LGBTQ community welcomes SC verdict on same-sex acts with tears of joy
Love was in the air on the streets of Delhi as the Supreme Court decriminalised adult consensual same-sex acts on Thursday.
Hugs, tears, flags of rainbow colours and songs of victory could be seen and heard as hundreds of members and supporters of the LGBT (lesbian, gay, bisexual, and transgender) community gathered at Jantar Mantar on a rainy afternoon to celebrate their newly granted freedom.
While the large crowd welcomed the historic judgment, they believed the fight for social acceptance is still on.
Holding placards and raising slogans of ‘love is genderless’ and ‘let love be’ students, teachers artists and activists from across the city supporting the cause danced to the beats of yesteryear Bollywood songs even as it drizzled through the evening.
“I am just relived that the long legal battle is now finally over. It is the most basic human right, for which we had been fighting all these years. I don’t know how to react. I just hope society can now be more acceptable of the community,” said Aashi, who is studying to be a journalist.
A five-judge constitution bench of the apex court read down Section 377 of the Indian Penal Code (IPC), which criminalises homosexuality. The law is a relic of British rule over India.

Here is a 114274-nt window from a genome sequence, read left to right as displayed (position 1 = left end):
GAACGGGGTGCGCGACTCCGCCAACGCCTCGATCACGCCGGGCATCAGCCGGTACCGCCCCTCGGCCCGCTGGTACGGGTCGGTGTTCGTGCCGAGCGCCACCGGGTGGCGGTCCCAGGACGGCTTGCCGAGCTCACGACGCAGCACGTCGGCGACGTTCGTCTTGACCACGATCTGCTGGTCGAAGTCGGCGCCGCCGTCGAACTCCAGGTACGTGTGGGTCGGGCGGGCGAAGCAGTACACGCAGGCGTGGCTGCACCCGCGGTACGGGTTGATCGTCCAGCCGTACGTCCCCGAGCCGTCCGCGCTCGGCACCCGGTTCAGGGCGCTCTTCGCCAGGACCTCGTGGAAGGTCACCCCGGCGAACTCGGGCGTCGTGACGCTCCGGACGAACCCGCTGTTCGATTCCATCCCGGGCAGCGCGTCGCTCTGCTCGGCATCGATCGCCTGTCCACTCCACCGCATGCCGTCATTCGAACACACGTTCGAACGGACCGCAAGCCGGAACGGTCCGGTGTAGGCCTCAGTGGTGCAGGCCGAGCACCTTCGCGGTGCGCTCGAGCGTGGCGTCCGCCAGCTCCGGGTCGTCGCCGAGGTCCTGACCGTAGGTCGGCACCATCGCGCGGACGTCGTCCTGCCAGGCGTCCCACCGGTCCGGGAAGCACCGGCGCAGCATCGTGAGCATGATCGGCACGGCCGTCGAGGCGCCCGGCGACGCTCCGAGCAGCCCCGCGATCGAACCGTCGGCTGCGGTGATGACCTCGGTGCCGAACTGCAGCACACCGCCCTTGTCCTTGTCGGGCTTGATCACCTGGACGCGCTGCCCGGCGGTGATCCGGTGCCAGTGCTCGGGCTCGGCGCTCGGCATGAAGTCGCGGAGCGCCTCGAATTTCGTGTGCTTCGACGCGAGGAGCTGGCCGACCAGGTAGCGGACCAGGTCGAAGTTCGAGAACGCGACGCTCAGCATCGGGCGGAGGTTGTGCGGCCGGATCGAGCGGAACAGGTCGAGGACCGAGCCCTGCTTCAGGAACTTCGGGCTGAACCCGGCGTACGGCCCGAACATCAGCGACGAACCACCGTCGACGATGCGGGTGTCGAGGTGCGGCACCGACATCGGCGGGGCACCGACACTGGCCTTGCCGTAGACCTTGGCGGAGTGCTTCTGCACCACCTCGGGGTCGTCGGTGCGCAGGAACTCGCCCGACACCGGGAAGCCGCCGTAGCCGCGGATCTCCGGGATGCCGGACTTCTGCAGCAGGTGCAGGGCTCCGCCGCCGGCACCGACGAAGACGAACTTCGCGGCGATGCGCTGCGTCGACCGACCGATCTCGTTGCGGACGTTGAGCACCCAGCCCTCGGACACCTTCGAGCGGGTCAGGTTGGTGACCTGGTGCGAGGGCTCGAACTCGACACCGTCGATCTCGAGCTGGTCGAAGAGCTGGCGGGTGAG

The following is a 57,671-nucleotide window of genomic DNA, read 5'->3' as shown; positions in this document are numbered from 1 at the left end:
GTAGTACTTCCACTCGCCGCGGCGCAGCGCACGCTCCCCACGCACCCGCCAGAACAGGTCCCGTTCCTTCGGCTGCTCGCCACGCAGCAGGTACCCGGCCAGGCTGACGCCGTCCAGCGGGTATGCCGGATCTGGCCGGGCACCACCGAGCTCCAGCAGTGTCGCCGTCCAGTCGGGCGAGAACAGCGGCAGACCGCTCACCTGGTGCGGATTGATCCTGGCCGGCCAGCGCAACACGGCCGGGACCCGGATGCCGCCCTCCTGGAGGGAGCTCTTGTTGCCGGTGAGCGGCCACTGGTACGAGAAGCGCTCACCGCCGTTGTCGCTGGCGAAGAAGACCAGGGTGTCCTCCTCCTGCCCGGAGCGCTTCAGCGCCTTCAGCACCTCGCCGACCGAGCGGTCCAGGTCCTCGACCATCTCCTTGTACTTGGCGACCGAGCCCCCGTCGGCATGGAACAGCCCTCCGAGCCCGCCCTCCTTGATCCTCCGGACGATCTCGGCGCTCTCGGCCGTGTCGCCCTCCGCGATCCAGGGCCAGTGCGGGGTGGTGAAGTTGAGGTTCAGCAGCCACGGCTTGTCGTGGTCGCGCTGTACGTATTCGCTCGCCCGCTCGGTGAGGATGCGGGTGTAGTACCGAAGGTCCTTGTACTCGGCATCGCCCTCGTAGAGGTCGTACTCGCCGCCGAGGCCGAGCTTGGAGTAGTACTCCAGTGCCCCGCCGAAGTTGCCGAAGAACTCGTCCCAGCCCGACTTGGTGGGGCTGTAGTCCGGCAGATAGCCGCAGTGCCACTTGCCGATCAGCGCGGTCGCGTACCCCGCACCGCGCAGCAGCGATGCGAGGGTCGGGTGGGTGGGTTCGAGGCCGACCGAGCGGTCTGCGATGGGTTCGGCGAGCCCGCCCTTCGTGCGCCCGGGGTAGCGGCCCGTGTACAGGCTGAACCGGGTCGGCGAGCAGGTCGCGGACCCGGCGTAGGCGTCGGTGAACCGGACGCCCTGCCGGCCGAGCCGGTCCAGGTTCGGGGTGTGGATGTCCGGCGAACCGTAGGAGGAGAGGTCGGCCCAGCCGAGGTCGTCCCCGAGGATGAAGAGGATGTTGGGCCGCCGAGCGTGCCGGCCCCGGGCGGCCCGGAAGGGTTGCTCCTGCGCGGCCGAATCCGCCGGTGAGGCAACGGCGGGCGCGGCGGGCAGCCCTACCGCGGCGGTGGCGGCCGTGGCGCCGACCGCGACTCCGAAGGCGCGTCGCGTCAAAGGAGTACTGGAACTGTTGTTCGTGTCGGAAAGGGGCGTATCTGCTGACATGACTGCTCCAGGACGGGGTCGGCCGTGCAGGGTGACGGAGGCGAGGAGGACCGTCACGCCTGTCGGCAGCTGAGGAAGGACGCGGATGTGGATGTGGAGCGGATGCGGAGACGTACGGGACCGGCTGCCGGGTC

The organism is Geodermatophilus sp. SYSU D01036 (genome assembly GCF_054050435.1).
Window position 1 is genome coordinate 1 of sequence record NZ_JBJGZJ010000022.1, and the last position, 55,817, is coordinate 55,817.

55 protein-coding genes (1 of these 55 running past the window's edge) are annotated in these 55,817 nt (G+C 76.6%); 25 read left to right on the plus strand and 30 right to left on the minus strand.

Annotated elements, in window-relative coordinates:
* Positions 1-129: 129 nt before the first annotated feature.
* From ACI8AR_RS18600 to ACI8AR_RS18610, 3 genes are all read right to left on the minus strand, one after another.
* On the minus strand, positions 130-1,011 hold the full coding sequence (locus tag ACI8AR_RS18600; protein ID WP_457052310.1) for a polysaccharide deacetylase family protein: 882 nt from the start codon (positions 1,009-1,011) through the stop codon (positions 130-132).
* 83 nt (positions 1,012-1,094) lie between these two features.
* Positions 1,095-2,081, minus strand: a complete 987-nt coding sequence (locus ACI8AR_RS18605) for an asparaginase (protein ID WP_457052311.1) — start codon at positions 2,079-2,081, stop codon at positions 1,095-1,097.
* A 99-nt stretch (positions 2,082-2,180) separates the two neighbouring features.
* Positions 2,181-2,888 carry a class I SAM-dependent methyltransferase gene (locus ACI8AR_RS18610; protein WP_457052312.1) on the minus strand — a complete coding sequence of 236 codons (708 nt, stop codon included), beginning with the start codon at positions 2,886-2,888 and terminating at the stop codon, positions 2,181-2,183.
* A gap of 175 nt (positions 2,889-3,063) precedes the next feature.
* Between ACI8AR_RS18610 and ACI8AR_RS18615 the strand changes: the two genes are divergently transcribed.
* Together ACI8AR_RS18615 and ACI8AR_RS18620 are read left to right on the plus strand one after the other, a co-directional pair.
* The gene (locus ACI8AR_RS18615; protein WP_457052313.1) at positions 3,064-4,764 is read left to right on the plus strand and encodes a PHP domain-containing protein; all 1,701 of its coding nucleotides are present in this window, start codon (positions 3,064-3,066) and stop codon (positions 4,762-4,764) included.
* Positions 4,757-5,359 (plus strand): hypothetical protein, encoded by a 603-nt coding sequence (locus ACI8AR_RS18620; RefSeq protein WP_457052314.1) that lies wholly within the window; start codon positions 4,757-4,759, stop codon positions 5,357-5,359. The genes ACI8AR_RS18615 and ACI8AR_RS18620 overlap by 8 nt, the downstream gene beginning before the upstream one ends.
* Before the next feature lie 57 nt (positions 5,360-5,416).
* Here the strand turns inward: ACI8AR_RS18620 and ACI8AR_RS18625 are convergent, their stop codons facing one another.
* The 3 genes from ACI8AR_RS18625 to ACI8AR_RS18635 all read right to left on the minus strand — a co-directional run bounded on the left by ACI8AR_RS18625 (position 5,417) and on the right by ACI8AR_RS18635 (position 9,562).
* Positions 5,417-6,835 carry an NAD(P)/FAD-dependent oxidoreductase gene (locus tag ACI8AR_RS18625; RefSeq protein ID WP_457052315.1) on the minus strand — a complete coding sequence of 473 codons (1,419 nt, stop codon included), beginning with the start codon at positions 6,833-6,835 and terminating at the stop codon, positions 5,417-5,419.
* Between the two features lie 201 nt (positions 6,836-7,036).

“The verdict was long overdue. However, it’s still a long way from societal acceptance and in terms of rights such as of adoption and marriage,” said Shiv, an art curator who is one of the organisers of the Delhi Queer Pride parade in the city every year.
The annual LGBT pride parade in the city is going to bigger and better this year, he added.
“We are waiting for this year’s parade. This November will be our 11th march and with the verdict here it is going to be organised on an even larger scale,” Shiv said.
Activists and supporters said the legal right can help in due recognition of LGBT people in neighbourhoods, where they face the stiffest opposition.
“I have been suffering because of my choice of sexuality for many years. I don’t know how my parents feel today. I haven’t called them yet. But I hope things to change now,” said a member of the LGBT community, not wishing to be named.
Another member, an anthropologist, said on the condition of anonymity that he was just relieved to hear the verdict and that he could feel nothing else.